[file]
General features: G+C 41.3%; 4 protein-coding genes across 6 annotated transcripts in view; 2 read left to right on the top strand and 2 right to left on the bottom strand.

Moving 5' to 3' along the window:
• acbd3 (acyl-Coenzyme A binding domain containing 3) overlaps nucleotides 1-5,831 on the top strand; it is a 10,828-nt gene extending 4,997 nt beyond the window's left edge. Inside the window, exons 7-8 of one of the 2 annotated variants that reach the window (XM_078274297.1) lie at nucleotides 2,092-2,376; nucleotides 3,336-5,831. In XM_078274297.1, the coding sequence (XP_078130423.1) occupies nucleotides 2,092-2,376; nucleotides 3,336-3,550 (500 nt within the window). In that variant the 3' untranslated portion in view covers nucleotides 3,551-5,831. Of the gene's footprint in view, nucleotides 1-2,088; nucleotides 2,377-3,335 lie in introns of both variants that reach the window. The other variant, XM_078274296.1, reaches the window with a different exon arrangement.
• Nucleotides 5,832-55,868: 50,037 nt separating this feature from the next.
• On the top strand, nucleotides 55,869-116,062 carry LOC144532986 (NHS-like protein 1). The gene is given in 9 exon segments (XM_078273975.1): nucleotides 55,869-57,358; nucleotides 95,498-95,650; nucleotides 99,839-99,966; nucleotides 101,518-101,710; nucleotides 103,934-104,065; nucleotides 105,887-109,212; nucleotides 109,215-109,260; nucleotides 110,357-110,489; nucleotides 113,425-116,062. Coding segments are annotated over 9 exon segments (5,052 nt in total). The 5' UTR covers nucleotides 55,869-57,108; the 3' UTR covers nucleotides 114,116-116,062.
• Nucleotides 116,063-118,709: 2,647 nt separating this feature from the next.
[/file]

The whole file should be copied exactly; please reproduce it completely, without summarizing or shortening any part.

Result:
General features: G+C 41.3%; 4 protein-coding genes across 6 annotated transcripts in view; 2 read left to right on the top strand and 2 right to left on the bottom strand.

Moving 5' to 3' along the window:
• acbd3 (acyl-Coenzyme A binding domain containing 3) overlaps nucleotides 1-5,831 on the top strand; it is a 10,828-nt gene extending 4,997 nt beyond the window's left edge. Inside the window, exons 7-8 of one of the 2 annotated variants that reach the window (XM_078274297.1) lie at nucleotides 2,092-2,376; nucleotides 3,336-5,831. In XM_078274297.1, the coding sequence (XP_078130423.1) occupies nucleotides 2,092-2,376; nucleotides 3,336-3,550 (500 nt within the window). In that variant the 3' untranslated portion in view covers nucleotides 3,551-5,831. Of the gene's footprint in view, nucleotides 1-2,088; nucleotides 2,377-3,335 lie in introns of both variants that reach the window. The other variant, XM_078274296.1, reaches the window with a different exon arrangement.
• Nucleotides 5,832-55,868: 50,037 nt separating this feature from the next.
• On the top strand, nucleotides 55,869-116,062 carry LOC144532986 (NHS-like protein 1). The gene is given in 9 exon segments (XM_078273975.1): nucleotides 55,869-57,358; nucleotides 95,498-95,650; nucleotides 99,839-99,966; nucleotides 101,518-101,710; nucleotides 103,934-104,065; nucleotides 105,887-109,212; nucleotides 109,215-109,260; nucleotides 110,357-110,489; nucleotides 113,425-116,062. Coding segments are annotated over 9 exon segments (5,052 nt in total). The 5' UTR covers nucleotides 55,869-57,108; the 3' UTR covers nucleotides 114,116-116,062.
• Nucleotides 116,063-118,709: 2,647 nt separating this feature from the next.